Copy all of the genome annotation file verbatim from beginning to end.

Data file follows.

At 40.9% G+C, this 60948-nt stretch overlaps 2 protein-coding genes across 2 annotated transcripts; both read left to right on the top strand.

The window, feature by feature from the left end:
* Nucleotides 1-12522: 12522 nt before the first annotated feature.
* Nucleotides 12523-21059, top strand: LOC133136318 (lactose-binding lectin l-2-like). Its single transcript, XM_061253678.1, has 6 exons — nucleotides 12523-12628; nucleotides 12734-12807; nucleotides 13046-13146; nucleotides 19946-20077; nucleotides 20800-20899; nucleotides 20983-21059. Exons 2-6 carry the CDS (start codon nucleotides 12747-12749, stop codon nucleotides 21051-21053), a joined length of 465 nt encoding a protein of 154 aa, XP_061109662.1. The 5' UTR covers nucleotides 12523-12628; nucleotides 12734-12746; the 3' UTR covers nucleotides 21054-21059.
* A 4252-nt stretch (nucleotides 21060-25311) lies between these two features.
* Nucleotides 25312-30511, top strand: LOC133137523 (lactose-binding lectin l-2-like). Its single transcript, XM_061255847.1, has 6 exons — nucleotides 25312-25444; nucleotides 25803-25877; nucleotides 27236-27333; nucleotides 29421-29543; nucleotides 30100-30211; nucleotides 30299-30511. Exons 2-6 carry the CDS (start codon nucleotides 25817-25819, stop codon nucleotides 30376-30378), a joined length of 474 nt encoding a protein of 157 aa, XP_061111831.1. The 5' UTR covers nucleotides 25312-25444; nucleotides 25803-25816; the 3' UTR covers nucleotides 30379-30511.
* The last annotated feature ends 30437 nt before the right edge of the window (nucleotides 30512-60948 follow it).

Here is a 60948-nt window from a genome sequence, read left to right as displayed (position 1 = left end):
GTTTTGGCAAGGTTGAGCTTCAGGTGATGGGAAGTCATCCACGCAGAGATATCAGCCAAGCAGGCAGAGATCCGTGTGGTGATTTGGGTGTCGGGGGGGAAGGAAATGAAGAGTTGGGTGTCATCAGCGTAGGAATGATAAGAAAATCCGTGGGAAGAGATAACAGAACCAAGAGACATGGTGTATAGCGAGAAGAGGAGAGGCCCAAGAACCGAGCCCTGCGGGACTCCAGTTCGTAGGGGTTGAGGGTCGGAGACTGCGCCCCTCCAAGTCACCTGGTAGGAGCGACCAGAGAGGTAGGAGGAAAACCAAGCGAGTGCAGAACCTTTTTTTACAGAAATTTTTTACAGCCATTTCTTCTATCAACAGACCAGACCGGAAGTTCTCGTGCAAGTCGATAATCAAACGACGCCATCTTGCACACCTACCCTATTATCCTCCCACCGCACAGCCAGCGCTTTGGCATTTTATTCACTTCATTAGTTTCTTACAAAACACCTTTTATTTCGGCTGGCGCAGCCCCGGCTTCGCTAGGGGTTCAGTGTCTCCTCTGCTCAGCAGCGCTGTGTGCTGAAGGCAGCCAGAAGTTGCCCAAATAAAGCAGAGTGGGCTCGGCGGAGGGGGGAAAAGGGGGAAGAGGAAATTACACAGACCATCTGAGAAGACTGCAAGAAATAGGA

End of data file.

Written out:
At 40.9% G+C, this 60948-nt stretch overlaps 2 protein-coding genes across 2 annotated transcripts; both read left to right on the top strand.

The window, feature by feature from the left end:
* Nucleotides 1-12522: 12522 nt before the first annotated feature.
* Nucleotides 12523-21059, top strand: LOC133136318 (lactose-binding lectin l-2-like). Its single transcript, XM_061253678.1, has 6 exons — nucleotides 12523-12628; nucleotides 12734-12807; nucleotides 13046-13146; nucleotides 19946-20077; nucleotides 20800-20899; nucleotides 20983-21059. Exons 2-6 carry the CDS (start codon nucleotides 12747-12749, stop codon nucleotides 21051-21053), a joined length of 465 nt encoding a protein of 154 aa, XP_061109662.1. The 5' UTR covers nucleotides 12523-12628; nucleotides 12734-12746; the 3' UTR covers nucleotides 21054-21059.
* A 4252-nt stretch (nucleotides 21060-25311) lies between these two features.
* Nucleotides 25312-30511, top strand: LOC133137523 (lactose-binding lectin l-2-like). Its single transcript, XM_061255847.1, has 6 exons — nucleotides 25312-25444; nucleotides 25803-25877; nucleotides 27236-27333; nucleotides 29421-29543; nucleotides 30100-30211; nucleotides 30299-30511. Exons 2-6 carry the CDS (start codon nucleotides 25817-25819, stop codon nucleotides 30376-30378), a joined length of 474 nt encoding a protein of 157 aa, XP_061111831.1. The 5' UTR covers nucleotides 25312-25444; nucleotides 25803-25816; the 3' UTR covers nucleotides 30379-30511.
* The last annotated feature ends 30437 nt before the right edge of the window (nucleotides 30512-60948 follow it).

Here is a 60948-nt window from a genome sequence, read left to right as displayed (position 1 = left end):
GTTTTGGCAAGGTTGAGCTTCAGGTGATGGGAAGTCATCCACGCAGAGATATCAGCCAAGCAGGCAGAGATCCGTGTGGTGATTTGGGTGTCGGGGGGGAAGGAAATGAAGAGTTGGGTGTCATCAGCGTAGGAATGATAAGAAAATCCGTGGGAAGAGATAACAGAACCAAGAGACATGGTGTATAGCGAGAAGAGGAGAGGCCCAAGAACCGAGCCCTGCGGGACTCCAGTTCGTAGGGGTTGAGGGTCGGAGACTGCGCCCCTCCAAGTCACCTGGTAGGAGCGACCAGAGAGGTAGGAGGAAAACCAAGCGAGTGCAGAACCTTTTTTTACAGAAATTTTTTACAGCCATTTCTTCTATCAACAGACCAGACCGGAAGTTCTCGTGCAAGTCGATAATCAAACGACGCCATCTTGCACACCTACCCTATTATCCTCCCACCGCACAGCCAGCGCTTTGGCATTTTATTCACTTCATTAGTTTCTTACAAAACACCTTTTATTTCGGCTGGCGCAGCCCCGGCTTCGCTAGGGGTTCAGTGTCTCCTCTGCTCAGCAGCGCTGTGTGCTGAAGGCAGCCAGAAGTTGCCCAAATAAAGCAGAGTGGGCTCGGCGGAGGGGGGAAAAGGGGGAAGAGGAAATTACACAGACCATCTGAGAAGACTGCAAGAAATAGGA